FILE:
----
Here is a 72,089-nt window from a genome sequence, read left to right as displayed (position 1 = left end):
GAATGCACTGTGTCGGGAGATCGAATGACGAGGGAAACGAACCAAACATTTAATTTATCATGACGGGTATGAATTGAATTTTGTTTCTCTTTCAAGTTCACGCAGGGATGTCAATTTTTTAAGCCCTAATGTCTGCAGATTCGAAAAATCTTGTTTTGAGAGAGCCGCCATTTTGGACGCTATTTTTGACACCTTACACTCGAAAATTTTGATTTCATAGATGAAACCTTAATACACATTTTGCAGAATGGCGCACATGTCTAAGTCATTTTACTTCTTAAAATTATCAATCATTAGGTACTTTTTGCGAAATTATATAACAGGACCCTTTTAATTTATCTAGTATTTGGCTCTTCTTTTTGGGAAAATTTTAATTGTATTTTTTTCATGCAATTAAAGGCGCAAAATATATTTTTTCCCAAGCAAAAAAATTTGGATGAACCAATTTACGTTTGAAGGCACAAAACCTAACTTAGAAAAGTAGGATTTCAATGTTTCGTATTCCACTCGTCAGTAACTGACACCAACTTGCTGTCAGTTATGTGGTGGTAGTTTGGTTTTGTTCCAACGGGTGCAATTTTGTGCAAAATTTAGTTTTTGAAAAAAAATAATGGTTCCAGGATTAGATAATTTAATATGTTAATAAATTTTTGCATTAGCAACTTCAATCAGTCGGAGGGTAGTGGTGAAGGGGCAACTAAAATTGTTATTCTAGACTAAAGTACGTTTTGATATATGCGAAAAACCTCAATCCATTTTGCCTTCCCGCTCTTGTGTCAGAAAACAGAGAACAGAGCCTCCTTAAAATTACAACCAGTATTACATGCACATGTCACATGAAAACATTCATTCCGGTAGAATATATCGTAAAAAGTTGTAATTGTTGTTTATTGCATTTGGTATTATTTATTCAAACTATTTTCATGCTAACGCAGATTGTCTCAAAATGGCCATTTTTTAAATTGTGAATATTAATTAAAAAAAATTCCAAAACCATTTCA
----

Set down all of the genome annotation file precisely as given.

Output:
Here is a 72,089-nt window from a genome sequence, read left to right as displayed (position 1 = left end):
GAATGCACTGTGTCGGGAGATCGAATGACGAGGGAAACGAACCAAACATTTAATTTATCATGACGGGTATGAATTGAATTTTGTTTCTCTTTCAAGTTCACGCAGGGATGTCAATTTTTTAAGCCCTAATGTCTGCAGATTCGAAAAATCTTGTTTTGAGAGAGCCGCCATTTTGGACGCTATTTTTGACACCTTACACTCGAAAATTTTGATTTCATAGATGAAACCTTAATACACATTTTGCAGAATGGCGCACATGTCTAAGTCATTTTACTTCTTAAAATTATCAATCATTAGGTACTTTTTGCGAAATTATATAACAGGACCCTTTTAATTTATCTAGTATTTGGCTCTTCTTTTTGGGAAAATTTTAATTGTATTTTTTTCATGCAATTAAAGGCGCAAAATATATTTTTTCCCAAGCAAAAAAATTTGGATGAACCAATTTACGTTTGAAGGCACAAAACCTAACTTAGAAAAGTAGGATTTCAATGTTTCGTATTCCACTCGTCAGTAACTGACACCAACTTGCTGTCAGTTATGTGGTGGTAGTTTGGTTTTGTTCCAACGGGTGCAATTTTGTGCAAAATTTAGTTTTTGAAAAAAAATAATGGTTCCAGGATTAGATAATTTAATATGTTAATAAATTTTTGCATTAGCAACTTCAATCAGTCGGAGGGTAGTGGTGAAGGGGCAACTAAAATTGTTATTCTAGACTAAAGTACGTTTTGATATATGCGAAAAACCTCAATCCATTTTGCCTTCCCGCTCTTGTGTCAGAAAACAGAGAACAGAGCCTCCTTAAAATTACAACCAGTATTACATGCACATGTCACATGAAAACATTCATTCCGGTAGAATATATCGTAAAAAGTTGTAATTGTTGTTTATTGCATTTGGTATTATTTATTCAAACTATTTTCATGCTAACGCAGATTGTCTCAAAATGGCCATTTTTTAAATTGTGAATATTAATTAAAAAAAATTCCAAAACCATTTCA